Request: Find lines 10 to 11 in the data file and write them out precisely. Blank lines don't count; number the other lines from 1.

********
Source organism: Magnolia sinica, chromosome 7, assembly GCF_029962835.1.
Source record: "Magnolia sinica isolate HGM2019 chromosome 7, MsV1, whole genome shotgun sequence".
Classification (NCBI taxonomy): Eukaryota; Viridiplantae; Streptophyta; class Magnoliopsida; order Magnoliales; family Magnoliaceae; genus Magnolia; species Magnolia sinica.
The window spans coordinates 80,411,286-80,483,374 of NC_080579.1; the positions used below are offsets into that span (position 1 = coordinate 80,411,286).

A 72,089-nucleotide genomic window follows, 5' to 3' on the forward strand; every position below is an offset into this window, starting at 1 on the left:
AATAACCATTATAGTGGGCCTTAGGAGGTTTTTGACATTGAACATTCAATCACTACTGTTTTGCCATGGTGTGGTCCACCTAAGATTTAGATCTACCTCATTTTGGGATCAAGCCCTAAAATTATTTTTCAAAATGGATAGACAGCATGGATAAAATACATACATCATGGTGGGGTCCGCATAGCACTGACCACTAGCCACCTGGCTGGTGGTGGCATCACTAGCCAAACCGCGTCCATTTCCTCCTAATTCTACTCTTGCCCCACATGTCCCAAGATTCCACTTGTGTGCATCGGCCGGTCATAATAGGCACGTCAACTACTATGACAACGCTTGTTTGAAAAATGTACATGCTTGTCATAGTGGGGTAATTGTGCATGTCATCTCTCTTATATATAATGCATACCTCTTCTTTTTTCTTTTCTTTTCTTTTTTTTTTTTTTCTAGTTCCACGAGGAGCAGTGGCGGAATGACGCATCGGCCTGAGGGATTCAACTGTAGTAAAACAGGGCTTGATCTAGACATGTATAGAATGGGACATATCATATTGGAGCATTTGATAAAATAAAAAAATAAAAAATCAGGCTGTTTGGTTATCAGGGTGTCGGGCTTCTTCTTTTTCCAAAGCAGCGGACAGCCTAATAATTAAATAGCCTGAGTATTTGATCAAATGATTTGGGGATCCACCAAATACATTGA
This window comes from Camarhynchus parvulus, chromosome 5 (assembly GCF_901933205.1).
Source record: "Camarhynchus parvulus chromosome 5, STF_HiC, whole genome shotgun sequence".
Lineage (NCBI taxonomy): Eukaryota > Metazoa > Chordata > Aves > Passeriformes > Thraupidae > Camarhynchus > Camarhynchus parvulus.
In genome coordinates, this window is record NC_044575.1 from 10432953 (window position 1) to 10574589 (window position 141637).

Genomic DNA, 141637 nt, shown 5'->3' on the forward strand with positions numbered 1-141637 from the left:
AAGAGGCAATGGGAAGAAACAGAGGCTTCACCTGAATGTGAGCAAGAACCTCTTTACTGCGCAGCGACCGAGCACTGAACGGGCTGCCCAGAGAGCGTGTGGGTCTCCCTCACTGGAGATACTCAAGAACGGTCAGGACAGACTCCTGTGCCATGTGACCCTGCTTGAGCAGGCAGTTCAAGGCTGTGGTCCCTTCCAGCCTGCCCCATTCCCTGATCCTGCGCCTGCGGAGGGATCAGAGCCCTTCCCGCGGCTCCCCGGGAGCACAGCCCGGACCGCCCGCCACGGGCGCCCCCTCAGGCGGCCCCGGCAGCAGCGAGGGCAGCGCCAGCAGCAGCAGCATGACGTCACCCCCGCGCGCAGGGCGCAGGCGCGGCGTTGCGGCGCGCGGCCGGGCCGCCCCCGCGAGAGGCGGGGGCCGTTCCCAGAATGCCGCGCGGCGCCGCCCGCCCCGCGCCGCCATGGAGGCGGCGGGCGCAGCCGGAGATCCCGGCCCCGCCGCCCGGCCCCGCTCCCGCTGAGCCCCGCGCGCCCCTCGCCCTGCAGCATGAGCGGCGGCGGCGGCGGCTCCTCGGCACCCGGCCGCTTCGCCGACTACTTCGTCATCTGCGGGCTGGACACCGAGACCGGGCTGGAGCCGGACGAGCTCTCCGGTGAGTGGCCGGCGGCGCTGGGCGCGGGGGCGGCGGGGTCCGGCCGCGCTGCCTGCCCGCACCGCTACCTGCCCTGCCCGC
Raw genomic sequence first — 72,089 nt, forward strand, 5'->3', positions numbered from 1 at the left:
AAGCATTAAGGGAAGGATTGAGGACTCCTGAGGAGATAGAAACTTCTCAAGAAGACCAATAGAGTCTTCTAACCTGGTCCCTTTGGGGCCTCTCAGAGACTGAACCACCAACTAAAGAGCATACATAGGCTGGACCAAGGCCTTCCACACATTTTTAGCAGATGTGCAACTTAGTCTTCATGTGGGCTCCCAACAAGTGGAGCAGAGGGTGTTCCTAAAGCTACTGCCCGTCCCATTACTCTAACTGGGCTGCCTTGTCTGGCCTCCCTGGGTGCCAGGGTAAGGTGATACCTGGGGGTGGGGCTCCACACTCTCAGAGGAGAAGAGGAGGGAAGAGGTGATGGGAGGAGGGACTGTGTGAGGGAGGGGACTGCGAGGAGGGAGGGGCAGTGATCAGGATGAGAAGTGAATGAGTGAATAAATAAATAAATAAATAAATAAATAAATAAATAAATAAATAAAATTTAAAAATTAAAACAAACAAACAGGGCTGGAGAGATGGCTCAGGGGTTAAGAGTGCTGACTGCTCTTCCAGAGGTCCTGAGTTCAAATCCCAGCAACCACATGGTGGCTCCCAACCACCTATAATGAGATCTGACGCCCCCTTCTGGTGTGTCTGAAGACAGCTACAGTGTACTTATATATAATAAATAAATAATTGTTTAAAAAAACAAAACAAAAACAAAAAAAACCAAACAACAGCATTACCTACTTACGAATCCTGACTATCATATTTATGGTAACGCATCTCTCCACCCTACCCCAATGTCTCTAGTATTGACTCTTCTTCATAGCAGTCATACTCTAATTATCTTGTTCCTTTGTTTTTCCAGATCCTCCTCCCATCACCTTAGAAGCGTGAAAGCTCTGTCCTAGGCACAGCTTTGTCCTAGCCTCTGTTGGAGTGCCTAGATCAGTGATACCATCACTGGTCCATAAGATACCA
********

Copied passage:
In genome coordinates, this window is record NC_044575.1 from 10432953 (window position 1) to 10574589 (window position 141637).

Genomic DNA, 141637 nt, shown 5'->3' on the forward strand with positions numbered 1-141637 from the left: